Not only have I not read Hart, but also I do not propose to judge individuals. What I do think I can reasonably do, however, is suggest an equitable distribution of the world's wealth, spell out approximately what that entails, and leave others, thus informed, to make their own decisions in respect of the deployment of their own souls.

    As for reality; why, people may, or may not, agree with me. I recognise that. But I am not the type who thinks controversy necessarily a bad thing. On the contrary, if it causes people to stop a while, and consider, and try to justify their attitudes to themselves, I think it a good thing.

    Best wishes, 2RM.

  • Alive!

    At the heart of the OP, it seemed to me there is a sense of dismay regarding the careless attitude of ‘Christians’ with wealth, towards the impoverished.

    This situation is notable in the network of Jehovahs witnesses, give their imtensestufy of scripture and regulated worship.

    I was as guilty as the next for enjoying over the top financial means.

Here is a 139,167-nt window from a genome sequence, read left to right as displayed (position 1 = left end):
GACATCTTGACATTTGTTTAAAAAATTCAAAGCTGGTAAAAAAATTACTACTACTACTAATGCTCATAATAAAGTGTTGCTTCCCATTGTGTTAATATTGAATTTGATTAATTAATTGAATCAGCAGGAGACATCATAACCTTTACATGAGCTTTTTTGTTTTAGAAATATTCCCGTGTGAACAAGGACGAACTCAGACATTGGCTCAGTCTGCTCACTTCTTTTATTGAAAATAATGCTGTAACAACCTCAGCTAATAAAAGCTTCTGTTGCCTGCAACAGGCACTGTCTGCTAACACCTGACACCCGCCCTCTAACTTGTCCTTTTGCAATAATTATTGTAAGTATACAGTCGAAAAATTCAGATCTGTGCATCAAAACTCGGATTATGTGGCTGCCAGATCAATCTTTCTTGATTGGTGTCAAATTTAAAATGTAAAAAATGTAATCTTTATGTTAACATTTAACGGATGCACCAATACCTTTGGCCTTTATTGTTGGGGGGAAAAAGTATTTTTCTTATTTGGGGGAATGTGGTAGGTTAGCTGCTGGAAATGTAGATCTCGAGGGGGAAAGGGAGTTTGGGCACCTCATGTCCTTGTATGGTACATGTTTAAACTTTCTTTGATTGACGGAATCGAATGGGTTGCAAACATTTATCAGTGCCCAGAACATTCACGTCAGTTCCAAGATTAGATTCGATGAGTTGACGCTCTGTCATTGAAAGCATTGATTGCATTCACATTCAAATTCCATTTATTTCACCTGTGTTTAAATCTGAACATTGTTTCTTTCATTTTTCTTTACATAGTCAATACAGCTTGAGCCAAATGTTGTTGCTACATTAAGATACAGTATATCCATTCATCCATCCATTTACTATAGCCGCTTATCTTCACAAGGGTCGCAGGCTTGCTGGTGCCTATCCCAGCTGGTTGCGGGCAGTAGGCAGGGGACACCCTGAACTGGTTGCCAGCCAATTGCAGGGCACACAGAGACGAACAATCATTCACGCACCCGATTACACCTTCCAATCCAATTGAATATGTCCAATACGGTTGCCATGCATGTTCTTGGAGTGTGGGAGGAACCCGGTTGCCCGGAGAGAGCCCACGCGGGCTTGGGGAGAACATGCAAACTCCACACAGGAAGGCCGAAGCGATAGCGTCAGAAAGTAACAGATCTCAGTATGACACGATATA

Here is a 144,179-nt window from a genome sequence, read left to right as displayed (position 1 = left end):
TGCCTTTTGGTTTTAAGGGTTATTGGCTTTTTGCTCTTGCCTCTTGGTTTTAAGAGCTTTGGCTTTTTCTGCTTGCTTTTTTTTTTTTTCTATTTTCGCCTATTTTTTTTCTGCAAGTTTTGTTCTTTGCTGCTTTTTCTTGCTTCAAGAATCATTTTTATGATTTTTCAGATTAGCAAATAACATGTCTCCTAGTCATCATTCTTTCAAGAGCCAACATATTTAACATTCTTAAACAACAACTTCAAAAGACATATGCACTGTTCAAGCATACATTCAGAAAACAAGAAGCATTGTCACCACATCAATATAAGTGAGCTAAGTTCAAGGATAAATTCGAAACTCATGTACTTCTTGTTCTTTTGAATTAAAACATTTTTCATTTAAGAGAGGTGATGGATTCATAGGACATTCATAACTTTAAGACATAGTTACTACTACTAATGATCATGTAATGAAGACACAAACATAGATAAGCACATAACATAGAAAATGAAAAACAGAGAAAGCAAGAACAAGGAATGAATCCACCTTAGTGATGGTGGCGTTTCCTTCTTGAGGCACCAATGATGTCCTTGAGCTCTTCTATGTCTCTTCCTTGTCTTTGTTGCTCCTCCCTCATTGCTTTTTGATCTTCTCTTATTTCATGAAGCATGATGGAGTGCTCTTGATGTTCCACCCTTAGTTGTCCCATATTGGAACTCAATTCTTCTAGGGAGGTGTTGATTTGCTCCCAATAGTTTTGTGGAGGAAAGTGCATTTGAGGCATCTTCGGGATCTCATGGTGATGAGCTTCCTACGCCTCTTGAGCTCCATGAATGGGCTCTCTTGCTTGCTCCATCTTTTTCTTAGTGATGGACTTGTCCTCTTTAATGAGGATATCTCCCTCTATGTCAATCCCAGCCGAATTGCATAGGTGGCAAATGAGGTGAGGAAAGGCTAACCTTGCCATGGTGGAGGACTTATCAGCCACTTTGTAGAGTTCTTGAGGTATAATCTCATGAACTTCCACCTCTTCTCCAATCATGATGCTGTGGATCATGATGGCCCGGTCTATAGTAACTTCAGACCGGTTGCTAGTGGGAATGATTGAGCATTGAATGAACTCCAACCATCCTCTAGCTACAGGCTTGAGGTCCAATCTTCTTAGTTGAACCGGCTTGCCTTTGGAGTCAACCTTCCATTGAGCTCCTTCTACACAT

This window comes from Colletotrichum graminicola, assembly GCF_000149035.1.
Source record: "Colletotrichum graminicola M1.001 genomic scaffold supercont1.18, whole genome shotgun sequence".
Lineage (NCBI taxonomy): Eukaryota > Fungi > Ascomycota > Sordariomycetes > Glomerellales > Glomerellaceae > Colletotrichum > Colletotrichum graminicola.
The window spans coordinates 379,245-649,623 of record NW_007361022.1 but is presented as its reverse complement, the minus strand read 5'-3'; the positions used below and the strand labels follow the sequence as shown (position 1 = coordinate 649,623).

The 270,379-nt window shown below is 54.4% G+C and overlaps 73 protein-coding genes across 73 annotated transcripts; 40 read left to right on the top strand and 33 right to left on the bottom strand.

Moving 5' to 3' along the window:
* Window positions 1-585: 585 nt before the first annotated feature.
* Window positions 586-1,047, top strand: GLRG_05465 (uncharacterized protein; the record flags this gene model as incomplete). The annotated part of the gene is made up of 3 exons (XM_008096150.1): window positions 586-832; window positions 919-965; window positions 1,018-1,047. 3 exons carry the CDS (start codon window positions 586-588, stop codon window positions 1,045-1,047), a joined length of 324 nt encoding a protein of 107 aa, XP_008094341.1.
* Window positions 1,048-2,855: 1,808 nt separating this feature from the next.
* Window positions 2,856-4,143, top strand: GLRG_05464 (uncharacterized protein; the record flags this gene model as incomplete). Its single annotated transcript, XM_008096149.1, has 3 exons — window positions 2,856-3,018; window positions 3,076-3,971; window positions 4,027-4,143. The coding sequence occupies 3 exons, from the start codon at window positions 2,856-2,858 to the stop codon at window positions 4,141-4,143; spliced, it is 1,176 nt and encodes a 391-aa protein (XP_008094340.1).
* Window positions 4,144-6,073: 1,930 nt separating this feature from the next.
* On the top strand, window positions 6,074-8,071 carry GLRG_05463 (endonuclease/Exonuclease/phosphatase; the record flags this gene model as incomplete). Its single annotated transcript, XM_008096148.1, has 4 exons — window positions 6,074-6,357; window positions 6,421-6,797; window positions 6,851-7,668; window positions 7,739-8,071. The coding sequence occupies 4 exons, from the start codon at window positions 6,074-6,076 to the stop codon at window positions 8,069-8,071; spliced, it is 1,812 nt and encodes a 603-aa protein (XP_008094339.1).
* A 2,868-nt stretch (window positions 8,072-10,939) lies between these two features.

Somehow, for all my scriptural study, I managed to selfishly enjoy a life of absolute material privilege....whilst not for one minute being ready to lower my financial status to equalise others.

    I was ready to to give it all up at ‘Armageddon’ - but looking back, I wasnt ready to ‘give it all’ up a moment before...

    I ‘generously’ gave to others, but looking back....it never was at the expense of my own sacrifice, I always had plenty to give.

    I was known as a ‘generous’ and not a ‘materialistic’ person....but the truth?

    Not proud of it.

    But, I didn’t acknowledge that I knew any better, and if I did...I pushed away those uncomfortable feelings.

    Thought-provoking OP.

    And it’s good to really think about stuff. 👍

  • Finkelstein

    it seems to me that wealth is the surest divider between those who are moral, and those who are not.

    A nonsensical and nonfactual statement, there are some very moral people with money, in generosity and giving as well retain moral social responsibility.

    As well there are some very evil, irresponsible and apathetic people with money such the GB members of the Watchtower Corporation.